Please visit her at:
http://www.sarahsundin.com or http://www.sarahsundin.blogspot.com.
A Memory Between Us is the second book in the Wings of Glory series, which follows the three Novak brothers, B-17 bomber pilots with the US Eighth Air Force stationed in England during World War II. Each book stands alone.
In A Memory Between Us, Major Jack Novak has never failed to meet a challenge—until he meets army nurse Lieutenant Ruth Doherty. When Jack lands in the army hospital after a plane crash, he makes winning Ruth's heart a top priority mission. But he has his work cut out for him. Not only is Ruth focused on her work in order to support her orphaned siblings back home, she carries a shameful secret that keeps her from giving her heart to any man. Can Jack break down her defenses? Or are they destined to go their separate ways?
A Memory Between Us can be purchased at:
Barnes & Noble: http://search.barnesandnoble.com/A-Memory-Between-Us/Sarah-Sundin/e/9780800734220/?itm=1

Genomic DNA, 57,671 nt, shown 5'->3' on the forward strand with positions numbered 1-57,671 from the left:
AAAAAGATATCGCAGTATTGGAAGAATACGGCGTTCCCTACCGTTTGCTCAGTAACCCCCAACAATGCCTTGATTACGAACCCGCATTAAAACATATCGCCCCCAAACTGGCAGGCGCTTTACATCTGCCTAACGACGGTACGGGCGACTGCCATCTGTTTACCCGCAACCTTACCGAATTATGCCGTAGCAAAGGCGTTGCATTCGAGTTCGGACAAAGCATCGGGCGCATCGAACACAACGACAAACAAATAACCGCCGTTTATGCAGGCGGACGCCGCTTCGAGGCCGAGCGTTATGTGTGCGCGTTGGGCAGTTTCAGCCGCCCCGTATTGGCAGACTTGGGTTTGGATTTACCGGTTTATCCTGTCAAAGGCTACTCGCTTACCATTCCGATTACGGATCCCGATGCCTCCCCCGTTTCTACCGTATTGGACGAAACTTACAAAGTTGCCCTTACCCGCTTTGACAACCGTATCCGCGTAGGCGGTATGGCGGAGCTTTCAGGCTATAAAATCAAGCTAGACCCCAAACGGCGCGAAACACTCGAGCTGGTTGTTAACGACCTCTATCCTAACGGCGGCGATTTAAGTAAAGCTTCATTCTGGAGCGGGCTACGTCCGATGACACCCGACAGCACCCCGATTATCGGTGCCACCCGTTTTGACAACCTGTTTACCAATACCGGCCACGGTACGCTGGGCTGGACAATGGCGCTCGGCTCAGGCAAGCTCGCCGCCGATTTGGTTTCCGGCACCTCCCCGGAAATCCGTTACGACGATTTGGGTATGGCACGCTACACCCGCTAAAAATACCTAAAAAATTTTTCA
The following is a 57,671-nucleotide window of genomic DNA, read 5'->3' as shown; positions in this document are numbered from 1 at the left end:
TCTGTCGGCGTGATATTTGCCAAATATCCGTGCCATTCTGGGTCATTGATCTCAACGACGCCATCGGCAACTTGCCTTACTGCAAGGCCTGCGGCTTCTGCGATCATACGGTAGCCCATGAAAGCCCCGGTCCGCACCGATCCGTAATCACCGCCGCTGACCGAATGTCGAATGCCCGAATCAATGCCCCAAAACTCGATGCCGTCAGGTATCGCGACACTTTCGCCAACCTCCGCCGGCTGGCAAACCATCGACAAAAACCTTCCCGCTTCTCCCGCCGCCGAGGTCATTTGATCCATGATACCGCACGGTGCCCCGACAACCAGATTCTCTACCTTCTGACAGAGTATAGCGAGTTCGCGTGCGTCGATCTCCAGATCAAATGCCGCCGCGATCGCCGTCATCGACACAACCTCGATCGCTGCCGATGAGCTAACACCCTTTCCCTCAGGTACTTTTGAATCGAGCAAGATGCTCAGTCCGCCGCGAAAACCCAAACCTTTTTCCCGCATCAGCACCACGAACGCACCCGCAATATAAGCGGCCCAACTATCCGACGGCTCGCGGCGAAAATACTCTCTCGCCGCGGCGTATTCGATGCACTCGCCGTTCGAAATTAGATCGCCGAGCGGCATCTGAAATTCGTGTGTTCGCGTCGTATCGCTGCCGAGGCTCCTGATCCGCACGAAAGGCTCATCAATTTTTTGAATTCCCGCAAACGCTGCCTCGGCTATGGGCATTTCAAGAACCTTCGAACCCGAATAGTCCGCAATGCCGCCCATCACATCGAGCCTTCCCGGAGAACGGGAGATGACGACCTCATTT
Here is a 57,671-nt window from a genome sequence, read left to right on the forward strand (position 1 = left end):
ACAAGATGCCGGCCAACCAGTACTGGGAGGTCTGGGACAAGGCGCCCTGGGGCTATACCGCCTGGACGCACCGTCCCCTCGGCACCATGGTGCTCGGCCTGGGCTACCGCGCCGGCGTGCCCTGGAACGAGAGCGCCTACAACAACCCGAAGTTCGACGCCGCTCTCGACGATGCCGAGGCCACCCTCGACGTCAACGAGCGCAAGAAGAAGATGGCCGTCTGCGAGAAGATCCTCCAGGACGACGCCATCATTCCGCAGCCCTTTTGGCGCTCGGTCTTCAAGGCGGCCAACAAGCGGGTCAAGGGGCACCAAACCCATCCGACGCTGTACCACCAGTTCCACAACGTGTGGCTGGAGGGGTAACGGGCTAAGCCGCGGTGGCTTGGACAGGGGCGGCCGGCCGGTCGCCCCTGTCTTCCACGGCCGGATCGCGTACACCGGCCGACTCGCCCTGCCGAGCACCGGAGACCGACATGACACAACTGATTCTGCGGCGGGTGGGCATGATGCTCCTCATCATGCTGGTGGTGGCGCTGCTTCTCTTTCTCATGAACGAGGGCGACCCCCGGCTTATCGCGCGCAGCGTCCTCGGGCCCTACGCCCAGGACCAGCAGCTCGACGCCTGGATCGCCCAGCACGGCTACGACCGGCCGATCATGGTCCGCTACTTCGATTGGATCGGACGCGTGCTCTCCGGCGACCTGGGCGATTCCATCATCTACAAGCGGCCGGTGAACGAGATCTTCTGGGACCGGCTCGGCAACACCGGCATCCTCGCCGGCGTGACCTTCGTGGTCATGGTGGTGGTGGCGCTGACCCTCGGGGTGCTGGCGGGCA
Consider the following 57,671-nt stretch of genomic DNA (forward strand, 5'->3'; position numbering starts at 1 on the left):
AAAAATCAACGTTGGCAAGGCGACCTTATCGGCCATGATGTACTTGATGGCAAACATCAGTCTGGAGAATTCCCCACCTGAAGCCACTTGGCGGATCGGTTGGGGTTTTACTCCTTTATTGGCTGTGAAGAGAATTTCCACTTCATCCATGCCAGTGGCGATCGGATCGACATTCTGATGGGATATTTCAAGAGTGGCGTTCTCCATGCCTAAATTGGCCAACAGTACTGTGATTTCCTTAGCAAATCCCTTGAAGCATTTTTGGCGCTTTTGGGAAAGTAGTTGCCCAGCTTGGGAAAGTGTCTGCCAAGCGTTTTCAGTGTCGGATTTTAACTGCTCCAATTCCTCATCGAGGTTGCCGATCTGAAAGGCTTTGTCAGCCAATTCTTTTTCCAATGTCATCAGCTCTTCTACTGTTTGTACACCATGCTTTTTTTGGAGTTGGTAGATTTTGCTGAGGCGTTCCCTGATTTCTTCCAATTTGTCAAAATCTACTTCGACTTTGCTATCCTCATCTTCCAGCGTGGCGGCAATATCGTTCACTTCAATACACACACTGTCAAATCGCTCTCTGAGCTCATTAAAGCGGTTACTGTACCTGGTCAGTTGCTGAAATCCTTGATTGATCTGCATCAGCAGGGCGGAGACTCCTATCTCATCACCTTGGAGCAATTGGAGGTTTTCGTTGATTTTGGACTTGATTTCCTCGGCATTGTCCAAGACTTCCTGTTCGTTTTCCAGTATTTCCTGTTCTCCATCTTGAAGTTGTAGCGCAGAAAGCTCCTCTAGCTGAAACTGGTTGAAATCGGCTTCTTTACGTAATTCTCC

Why did you become a writer…was it a dream of yours since you were younger or did the desire to write happen later in your life?
Strangely enough, I became a writer because of a dream. Although I grew up surrounded by books and read everything I could, I didn’t consider a writing career. Instead, I became a pharmacist and chose to work one day a week so I could stay home with our three children. On January 6, 2000, I had a dream with such intriguing characters that I felt compelled to write their story. Before that date, I’d never had an idea for a book, and after that, ideas flowed. It was as if God turned on a writing switch in my brain. The novel that came from that dream will never be published, nor should it, but it got me started.
What was the inspiration for your latest work of fiction?
My first published novel, A Distant Melody, was originally meant to be a standalone, but while doing research, I became enamored with the Eighth Air Force and wanted to tell the full story to V-E Day. Since my hero had two pilot brothers, I decided to write a trilogy, with each book focusing on one brother.